Heterogeneous catalyst engineering ⇒ from stable and deactivation resistant to viable technical catalyst

Problem statement

Advances in heterogeneous catalyst “structure” are driven to improve their “function” or performance, i.e., activity, selectivity, and stability. Cooperative research is required to understand the structure and function relationships: developing new synthesis protocols for heterogeneous catalysts with unique surface properties, defined porosity, identification and understanding of catalytically active sites, reaction mechanisms, and finally, prediction and analysis of the processes using various computational tools.

Our group focuses on developing new catalyst formulations using innovative synthesis routes for various important heterogeneous catalysts. That includes thermal, electro, and bio-electro catalysis.

The active phase cannot be used directly in its final application or reactor for various reasons, including poor mechanical resistance, heat or mass transport, and fluidization features. We must mix the active phase with other ingredients in a matrix of binder and filler, while we shape it into a technical catalyst. We investigate new synthetic protocols for technical catalysis using spray drying and fluidized beds to cover the whole range of sizes. At the same time, we incorporate additional (unconventional) ingredients such as SiC to improve some features even further.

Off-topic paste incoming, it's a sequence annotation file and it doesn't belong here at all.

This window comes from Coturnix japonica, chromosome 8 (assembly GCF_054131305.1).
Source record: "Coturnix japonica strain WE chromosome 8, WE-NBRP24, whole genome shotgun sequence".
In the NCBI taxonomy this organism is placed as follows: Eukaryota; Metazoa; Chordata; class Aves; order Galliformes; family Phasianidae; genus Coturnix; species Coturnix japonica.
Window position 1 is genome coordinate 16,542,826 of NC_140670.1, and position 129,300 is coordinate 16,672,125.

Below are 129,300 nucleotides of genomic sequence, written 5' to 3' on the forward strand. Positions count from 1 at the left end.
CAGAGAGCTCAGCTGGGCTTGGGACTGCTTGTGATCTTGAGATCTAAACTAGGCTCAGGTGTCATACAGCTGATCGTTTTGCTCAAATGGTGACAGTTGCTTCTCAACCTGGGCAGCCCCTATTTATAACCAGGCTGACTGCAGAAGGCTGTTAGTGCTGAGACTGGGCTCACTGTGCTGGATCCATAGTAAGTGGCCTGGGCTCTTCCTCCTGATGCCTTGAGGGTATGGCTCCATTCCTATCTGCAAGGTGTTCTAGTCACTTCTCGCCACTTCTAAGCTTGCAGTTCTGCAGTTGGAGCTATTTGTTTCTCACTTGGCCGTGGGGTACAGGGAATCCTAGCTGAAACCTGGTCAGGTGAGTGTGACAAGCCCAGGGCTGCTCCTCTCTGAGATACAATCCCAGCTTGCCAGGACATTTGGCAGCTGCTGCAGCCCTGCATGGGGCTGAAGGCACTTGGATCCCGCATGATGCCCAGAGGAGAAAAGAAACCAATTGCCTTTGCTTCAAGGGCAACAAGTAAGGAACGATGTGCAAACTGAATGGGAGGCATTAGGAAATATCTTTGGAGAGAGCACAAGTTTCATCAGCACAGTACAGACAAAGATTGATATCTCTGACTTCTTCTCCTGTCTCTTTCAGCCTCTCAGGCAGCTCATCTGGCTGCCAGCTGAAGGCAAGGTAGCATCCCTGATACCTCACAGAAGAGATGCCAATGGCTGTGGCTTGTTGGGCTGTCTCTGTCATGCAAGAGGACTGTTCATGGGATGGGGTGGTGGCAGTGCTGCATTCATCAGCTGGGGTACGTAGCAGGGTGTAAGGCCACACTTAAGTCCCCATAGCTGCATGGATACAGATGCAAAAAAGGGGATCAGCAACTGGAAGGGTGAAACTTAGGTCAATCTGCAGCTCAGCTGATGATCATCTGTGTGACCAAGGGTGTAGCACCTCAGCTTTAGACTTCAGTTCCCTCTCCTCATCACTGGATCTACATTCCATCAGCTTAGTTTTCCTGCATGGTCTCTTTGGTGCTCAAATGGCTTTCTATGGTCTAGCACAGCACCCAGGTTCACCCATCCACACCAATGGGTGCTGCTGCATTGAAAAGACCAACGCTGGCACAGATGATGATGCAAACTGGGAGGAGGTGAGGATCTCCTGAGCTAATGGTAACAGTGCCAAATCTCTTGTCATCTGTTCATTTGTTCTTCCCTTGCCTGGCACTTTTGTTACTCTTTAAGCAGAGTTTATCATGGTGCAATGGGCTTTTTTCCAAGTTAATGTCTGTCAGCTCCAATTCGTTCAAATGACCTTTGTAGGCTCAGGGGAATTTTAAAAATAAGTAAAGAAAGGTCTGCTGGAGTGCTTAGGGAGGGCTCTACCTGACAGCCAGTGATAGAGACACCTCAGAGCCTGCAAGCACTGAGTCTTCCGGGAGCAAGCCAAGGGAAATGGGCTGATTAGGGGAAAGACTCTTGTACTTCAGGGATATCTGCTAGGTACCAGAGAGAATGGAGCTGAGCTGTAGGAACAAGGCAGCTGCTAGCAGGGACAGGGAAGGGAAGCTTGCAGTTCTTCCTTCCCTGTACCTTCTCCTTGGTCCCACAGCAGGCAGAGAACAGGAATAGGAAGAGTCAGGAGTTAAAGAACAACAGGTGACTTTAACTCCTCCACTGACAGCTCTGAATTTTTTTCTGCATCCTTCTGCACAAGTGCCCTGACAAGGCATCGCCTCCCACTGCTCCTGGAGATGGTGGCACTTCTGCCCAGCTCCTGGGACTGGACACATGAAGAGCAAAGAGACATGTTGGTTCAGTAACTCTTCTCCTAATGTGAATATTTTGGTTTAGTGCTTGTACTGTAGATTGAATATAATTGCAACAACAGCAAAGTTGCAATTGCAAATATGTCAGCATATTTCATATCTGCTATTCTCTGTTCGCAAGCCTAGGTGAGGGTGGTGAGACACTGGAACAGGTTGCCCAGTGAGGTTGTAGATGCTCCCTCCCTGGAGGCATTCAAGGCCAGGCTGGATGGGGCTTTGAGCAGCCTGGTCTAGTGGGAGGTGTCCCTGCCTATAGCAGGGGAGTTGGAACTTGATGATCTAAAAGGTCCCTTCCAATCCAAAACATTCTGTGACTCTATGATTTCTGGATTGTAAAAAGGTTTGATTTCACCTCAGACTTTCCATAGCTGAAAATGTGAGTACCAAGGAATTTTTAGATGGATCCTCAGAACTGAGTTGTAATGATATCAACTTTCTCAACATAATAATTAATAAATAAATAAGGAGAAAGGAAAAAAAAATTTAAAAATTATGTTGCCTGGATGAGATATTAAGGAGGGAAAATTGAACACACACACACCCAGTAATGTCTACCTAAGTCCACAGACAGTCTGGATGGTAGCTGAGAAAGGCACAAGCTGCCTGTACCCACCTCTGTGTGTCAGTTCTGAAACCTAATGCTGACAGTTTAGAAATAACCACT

• Technical catalyst I ⇒ spray drying and extrusion
  • Technical catalyst II ⇒ spray fluidized bed reactor
  • Technical catalyst III ⇒ electrospinning
  • Zeolite catalysts ⇒ with defined structure/porosity
  • Multi-metal (high entropy) alloy catalysts
  • MXene catalysts ⇒ single and multi-dimensional
  • Perovskite catalysts
  • Metal-organic framework (MOFs) catalysts
  • Supported metal/metal-oxide catalysts
  • Aerogel catalyst

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Atypical stability of exsolved Ni-Fe alloy nanoparticles on double layered perovskite for CO2 dry reforming of methane

by Yao, Cheng, Yerrayya, Ould-Chikh, Ramirez, Bai, Mohamed, Li, Shterk, Zheng, Gascon, Han, Bakr, Castaño
Appl. Catal. B: Environ. Year: 2023 DOI: https://doi.org/10.1016/j.apcatb.2023.122479


Dry reforming of methane simultaneously achieves several sustainability goals: valorizing methane-activating carbon dioxide while producing syngas. The catalyst has an enormous influence on the process viability by controlling activity, selectivity, and stability. A catalyst with uniform-sized Ni-Fe alloy nanoparticles anchored into PrBaMn1.6Ni0.3Fe0.1O5+δ double-layered perovskite is assembled via a facile one-step reduction strategy. Our method attains more exsolved Ni nanoparticles (94 %) than the common conditions. The exsolved Ni0.15Fe0.05 catalyst shows exceptional stability in 260 h tests at 800 °C, with one of the slowest coke formation rates compared with the state-of-the-art catalysts. Besides, no deactivation was observed during 40 h operation at more demanding and coking conditions (14 bar) where this process is more likely to operate industrially. Via experimental characterizations and computational calculations, the stability of the robust exsolved Ni-Fe catalyst is demonstrated by its unique balance of adsorbed species, which inhibits coking.